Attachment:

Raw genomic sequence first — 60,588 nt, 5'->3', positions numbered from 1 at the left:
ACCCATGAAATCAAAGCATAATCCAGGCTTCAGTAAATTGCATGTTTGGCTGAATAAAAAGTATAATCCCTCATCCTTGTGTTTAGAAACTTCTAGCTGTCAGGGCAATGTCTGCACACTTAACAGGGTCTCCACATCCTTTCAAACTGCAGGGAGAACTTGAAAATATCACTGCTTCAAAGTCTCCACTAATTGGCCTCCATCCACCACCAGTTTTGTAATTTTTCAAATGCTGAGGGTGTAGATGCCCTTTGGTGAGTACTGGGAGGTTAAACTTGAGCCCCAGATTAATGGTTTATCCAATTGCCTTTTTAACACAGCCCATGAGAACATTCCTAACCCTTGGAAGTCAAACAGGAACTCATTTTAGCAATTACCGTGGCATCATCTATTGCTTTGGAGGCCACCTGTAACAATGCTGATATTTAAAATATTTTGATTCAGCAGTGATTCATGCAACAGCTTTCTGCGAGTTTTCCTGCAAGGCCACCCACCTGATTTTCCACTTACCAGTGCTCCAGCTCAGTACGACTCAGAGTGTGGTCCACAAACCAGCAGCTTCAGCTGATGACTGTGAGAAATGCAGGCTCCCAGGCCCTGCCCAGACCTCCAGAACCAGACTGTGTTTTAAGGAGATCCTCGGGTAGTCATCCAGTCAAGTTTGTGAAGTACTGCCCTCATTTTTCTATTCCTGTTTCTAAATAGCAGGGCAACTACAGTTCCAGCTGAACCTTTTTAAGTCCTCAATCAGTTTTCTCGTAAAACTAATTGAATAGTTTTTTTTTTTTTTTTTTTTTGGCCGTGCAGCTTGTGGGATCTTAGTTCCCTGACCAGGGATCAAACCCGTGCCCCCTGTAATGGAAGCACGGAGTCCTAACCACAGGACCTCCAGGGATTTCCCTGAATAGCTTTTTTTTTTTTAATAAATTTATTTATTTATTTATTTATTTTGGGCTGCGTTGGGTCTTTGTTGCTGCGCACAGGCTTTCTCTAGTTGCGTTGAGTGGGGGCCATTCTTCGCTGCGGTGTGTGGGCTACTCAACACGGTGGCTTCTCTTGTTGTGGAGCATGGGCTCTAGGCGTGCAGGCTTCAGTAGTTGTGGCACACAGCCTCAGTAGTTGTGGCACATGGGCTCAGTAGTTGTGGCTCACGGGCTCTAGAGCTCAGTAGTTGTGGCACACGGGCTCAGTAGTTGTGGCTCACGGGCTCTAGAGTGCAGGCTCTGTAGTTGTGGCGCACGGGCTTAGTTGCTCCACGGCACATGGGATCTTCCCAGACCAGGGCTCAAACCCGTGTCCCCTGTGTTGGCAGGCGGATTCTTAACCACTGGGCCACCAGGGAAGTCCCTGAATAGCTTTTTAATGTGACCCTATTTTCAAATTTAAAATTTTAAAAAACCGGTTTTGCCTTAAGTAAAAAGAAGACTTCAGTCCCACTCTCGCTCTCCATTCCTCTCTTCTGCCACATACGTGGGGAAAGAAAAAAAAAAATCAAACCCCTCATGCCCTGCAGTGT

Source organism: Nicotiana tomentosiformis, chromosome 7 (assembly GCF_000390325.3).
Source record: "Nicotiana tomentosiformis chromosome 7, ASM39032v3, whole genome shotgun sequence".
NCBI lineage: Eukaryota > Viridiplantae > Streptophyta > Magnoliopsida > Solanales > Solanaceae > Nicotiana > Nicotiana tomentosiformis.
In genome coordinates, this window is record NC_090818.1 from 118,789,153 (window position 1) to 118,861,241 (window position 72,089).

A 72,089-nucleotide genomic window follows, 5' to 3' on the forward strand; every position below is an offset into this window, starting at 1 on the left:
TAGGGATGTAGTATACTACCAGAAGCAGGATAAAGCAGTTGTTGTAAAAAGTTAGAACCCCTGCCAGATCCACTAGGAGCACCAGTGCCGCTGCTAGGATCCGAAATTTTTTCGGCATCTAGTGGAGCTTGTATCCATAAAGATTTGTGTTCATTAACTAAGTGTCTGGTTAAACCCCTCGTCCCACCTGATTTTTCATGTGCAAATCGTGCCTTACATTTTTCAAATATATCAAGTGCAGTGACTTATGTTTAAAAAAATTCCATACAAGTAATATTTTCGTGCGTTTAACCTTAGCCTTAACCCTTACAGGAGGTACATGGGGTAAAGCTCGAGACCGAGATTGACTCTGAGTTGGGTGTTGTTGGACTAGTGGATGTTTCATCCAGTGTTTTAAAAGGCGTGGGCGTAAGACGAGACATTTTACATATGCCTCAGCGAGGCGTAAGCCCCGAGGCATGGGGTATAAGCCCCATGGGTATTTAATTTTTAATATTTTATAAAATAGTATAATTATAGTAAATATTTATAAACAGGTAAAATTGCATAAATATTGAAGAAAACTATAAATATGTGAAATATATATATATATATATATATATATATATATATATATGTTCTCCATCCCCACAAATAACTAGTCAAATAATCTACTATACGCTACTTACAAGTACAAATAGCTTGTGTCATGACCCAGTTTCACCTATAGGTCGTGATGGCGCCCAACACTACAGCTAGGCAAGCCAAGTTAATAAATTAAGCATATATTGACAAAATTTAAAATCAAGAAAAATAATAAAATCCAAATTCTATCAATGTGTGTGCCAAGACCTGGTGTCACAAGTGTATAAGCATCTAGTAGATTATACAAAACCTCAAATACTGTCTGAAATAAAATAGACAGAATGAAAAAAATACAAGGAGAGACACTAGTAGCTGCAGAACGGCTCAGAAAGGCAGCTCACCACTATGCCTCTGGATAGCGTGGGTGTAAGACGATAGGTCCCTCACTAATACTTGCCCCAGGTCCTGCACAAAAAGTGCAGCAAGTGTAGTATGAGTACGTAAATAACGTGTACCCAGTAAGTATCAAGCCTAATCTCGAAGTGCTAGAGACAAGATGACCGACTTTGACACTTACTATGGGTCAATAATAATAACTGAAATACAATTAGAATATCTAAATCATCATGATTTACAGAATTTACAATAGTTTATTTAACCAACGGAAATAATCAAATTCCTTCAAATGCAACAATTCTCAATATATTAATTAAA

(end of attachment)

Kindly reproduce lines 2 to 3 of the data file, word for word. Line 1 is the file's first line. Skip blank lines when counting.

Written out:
ACCCATGAAATCAAAGCATAATCCAGGCTTCAGTAAATTGCATGTTTGGCTGAATAAAAAGTATAATCCCTCATCCTTGTGTTTAGAAACTTCTAGCTGTCAGGGCAATGTCTGCACACTTAACAGGGTCTCCACATCCTTTCAAACTGCAGGGAGAACTTGAAAATATCACTGCTTCAAAGTCTCCACTAATTGGCCTCCATCCACCACCAGTTTTGTAATTTTTCAAATGCTGAGGGTGTAGATGCCCTTTGGTGAGTACTGGGAGGTTAAACTTGAGCCCCAGATTAATGGTTTATCCAATTGCCTTTTTAACACAGCCCATGAGAACATTCCTAACCCTTGGAAGTCAAACAGGAACTCATTTTAGCAATTACCGTGGCATCATCTATTGCTTTGGAGGCCACCTGTAACAATGCTGATATTTAAAATATTTTGATTCAGCAGTGATTCATGCAACAGCTTTCTGCGAGTTTTCCTGCAAGGCCACCCACCTGATTTTCCACTTACCAGTGCTCCAGCTCAGTACGACTCAGAGTGTGGTCCACAAACCAGCAGCTTCAGCTGATGACTGTGAGAAATGCAGGCTCCCAGGCCCTGCCCAGACCTCCAGAACCAGACTGTGTTTTAAGGAGATCCTCGGGTAGTCATCCAGTCAAGTTTGTGAAGTACTGCCCTCATTTTTCTATTCCTGTTTCTAAATAGCAGGGCAACTACAGTTCCAGCTGAACCTTTTTAAGTCCTCAATCAGTTTTCTCGTAAAACTAATTGAATAGTTTTTTTTTTTTTTTTTTTTTGGCCGTGCAGCTTGTGGGATCTTAGTTCCCTGACCAGGGATCAAACCCGTGCCCCCTGTAATGGAAGCACGGAGTCCTAACCACAGGACCTCCAGGGATTTCCCTGAATAGCTTTTTTTTTTTTAATAAATTTATTTATTTATTTATTTATTTTGGGCTGCGTTGGGTCTTTGTTGCTGCGCACAGGCTTTCTCTAGTTGCGTTGAGTGGGGGCCATTCTTCGCTGCGGTGTGTGGGCTACTCAACACGGTGGCTTCTCTTGTTGTGGAGCATGGGCTCTAGGCGTGCAGGCTTCAGTAGTTGTGGCACACAGCCTCAGTAGTTGTGGCACATGGGCTCAGTAGTTGTGGCTCACGGGCTCTAGAGCTCAGTAGTTGTGGCACACGGGCTCAGTAGTTGTGGCTCACGGGCTCTAGAGTGCAGGCTCTGTAGTTGTGGCGCACGGGCTTAGTTGCTCCACGGCACATGGGATCTTCCCAGACCAGGGCTCAAACCCGTGTCCCCTGTGTTGGCAGGCGGATTCTTAACCACTGGGCCACCAGGGAAGTCCCTGAATAGCTTTTTAATGTGACCCTATTTTCAAATTTAAAATTTTAAAAAACCGGTTTTGCCTTAAGTAAAAAGAAGACTTCAGTCCCACTCTCGCTCTCCATTCCTCTCTTCTGCCACATACGTGGGGAAAGAAAAAAAAAAATCAAACCCCTCATGCCCTGCAGTGT

Source organism: Nicotiana tomentosiformis, chromosome 7 (assembly GCF_000390325.3).